About Hildegard Von Bingen
Blessed Hildegard von Bingen was a “Pre-Renaissance Woman” of the early 12th Century who wrote theological, botanical and medicinal volumes (including the use of herbs and gemstones), as well as letters, poems, and the first surviving morality play, while supervising brilliant illuminated manuscripts.
One of her works, the Ordo Virtutum, is an early example of liturgical drama. In addition to her duties as Abbess of Rupertsberg, she was a prolific and highly original composer, whose music is still played today.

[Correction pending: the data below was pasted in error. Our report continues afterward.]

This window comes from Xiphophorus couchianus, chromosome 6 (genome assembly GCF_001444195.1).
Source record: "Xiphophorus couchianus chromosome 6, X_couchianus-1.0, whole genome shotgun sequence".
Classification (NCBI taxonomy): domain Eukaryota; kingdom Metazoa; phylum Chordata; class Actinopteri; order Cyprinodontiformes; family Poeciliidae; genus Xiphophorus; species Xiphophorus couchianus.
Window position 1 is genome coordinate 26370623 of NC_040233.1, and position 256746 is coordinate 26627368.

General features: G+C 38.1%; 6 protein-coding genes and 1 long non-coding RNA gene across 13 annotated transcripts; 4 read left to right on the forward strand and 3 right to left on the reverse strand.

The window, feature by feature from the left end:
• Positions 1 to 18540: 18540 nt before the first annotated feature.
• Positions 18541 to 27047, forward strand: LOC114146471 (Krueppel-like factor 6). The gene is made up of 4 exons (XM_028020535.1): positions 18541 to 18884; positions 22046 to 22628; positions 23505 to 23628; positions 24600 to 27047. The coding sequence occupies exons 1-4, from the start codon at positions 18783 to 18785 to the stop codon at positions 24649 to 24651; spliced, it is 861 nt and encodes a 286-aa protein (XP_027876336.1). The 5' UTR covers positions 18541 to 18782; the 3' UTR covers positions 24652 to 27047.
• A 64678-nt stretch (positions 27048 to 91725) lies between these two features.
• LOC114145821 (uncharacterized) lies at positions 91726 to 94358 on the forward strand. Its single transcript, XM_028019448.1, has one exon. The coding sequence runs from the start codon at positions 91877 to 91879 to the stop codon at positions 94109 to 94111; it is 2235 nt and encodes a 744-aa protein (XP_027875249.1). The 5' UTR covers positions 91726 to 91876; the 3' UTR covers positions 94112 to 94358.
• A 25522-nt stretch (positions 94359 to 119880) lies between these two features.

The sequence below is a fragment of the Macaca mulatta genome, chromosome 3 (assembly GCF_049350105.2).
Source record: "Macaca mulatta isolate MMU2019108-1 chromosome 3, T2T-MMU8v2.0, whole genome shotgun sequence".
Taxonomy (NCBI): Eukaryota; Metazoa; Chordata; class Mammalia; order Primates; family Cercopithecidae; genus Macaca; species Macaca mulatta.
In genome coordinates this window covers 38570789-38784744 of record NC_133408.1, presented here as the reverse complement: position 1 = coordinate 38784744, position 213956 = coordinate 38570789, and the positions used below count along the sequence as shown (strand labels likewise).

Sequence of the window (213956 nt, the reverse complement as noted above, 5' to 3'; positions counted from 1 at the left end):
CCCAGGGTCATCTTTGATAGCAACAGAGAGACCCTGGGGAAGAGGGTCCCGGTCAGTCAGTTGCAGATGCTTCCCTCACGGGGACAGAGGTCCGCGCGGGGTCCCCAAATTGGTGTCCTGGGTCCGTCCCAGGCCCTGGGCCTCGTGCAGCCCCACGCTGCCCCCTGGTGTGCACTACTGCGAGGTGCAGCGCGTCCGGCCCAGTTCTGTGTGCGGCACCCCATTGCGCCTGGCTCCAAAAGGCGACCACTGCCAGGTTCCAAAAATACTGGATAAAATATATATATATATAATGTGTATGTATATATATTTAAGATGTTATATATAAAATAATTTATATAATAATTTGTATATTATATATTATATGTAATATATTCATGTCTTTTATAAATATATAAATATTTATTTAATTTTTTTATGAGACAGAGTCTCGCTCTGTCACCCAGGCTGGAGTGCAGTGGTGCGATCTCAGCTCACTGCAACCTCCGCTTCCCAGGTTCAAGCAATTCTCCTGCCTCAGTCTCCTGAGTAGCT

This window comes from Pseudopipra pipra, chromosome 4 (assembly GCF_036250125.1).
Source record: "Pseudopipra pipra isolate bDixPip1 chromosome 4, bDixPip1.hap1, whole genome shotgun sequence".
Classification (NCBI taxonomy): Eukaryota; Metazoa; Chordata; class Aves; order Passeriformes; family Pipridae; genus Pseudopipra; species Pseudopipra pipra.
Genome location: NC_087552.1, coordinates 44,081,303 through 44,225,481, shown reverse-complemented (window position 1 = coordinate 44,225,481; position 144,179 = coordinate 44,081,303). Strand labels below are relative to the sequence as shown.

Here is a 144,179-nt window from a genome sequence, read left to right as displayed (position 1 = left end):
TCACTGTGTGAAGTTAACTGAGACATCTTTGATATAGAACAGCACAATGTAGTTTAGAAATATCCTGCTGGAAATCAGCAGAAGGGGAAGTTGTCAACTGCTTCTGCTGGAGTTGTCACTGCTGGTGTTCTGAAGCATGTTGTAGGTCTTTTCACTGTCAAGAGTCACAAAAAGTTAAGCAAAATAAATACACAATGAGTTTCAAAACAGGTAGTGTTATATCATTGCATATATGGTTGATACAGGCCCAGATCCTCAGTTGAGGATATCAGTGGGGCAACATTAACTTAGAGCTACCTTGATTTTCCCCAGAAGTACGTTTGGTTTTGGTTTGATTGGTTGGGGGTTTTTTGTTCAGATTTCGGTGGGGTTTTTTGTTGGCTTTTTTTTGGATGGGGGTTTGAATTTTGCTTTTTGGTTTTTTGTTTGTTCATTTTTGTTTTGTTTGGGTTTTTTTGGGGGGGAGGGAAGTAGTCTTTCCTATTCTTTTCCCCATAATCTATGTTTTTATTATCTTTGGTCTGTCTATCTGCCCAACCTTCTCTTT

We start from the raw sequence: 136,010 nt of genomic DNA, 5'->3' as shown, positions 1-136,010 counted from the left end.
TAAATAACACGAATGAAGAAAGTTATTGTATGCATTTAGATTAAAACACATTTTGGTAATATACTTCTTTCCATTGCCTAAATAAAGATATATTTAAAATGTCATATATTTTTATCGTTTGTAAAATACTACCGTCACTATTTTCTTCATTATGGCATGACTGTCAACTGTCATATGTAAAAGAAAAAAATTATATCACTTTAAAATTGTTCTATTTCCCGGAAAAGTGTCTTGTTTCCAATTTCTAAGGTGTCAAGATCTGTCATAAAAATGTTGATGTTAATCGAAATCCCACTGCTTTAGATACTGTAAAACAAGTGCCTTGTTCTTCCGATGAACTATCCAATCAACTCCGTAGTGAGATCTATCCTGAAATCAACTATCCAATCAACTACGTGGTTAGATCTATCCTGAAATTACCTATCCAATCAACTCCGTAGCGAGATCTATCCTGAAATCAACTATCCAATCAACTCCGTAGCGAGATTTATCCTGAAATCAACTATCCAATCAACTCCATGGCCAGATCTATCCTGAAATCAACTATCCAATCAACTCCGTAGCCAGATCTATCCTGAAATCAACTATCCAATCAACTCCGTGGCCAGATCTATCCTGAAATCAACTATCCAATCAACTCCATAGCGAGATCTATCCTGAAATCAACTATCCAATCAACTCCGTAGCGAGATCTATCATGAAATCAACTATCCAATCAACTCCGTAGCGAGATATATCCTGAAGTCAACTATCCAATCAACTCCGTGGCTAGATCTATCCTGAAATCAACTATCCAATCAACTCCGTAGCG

Although she called herself “but a simple womanly creature,” she was known to her contemporaries as the Sibyl of the Rhine.
As if these achievements were not outstanding enough, she soared above the boundaries of ordinary thought and knowledge, and into the sublime. Hildegard articulated a vision of God as a pulsating life-force present in our lives, interpreted as essentially feminine. Viriditas is a guiding theme, used constantly in her works. It has been translated in various ways, such as freshness, vitality, fertility, fecundity, fruitfulness, verdure, or growth. In Hildegard’s understanding, it is a metaphor for spiritual and physical health, which is visible in the divine word.